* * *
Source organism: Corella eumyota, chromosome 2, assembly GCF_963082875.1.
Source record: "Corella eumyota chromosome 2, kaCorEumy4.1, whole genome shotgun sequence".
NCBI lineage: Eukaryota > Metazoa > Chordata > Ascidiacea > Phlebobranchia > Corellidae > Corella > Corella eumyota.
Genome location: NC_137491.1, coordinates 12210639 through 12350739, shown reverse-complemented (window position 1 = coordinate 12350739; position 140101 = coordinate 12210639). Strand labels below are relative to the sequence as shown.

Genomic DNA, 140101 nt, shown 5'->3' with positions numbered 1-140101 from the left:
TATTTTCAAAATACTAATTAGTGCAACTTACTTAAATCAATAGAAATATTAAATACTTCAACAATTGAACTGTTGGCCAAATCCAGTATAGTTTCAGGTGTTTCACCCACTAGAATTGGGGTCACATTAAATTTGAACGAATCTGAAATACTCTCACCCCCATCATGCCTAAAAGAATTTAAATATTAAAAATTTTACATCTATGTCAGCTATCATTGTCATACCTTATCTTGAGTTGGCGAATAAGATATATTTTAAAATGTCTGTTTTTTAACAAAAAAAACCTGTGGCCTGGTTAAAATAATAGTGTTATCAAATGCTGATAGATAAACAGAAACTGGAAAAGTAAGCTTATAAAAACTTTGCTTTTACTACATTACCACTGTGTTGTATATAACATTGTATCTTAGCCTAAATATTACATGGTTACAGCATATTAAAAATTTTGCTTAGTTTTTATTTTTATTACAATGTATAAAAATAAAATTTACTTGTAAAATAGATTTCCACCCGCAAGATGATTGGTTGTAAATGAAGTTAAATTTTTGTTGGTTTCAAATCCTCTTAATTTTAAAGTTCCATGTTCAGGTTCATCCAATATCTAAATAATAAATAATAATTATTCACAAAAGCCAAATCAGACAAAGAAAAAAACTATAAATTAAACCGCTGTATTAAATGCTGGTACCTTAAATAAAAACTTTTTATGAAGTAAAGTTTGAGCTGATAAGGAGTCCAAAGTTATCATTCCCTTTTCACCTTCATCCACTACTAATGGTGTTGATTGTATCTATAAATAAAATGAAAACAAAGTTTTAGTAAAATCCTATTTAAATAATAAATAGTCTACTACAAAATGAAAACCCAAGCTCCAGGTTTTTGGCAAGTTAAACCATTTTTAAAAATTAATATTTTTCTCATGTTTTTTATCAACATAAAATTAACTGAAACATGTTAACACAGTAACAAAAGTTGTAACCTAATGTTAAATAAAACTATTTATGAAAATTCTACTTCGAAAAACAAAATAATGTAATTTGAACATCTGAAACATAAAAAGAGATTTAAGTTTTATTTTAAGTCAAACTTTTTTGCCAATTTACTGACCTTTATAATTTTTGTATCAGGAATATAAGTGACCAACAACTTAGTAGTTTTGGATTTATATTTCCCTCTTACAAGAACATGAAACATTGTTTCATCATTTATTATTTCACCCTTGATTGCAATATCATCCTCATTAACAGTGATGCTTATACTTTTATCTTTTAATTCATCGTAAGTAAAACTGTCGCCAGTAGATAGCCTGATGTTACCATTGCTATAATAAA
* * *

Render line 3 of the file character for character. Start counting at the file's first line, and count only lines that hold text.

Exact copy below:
NCBI lineage: Eukaryota > Metazoa > Chordata > Ascidiacea > Phlebobranchia > Corellidae > Corella > Corella eumyota.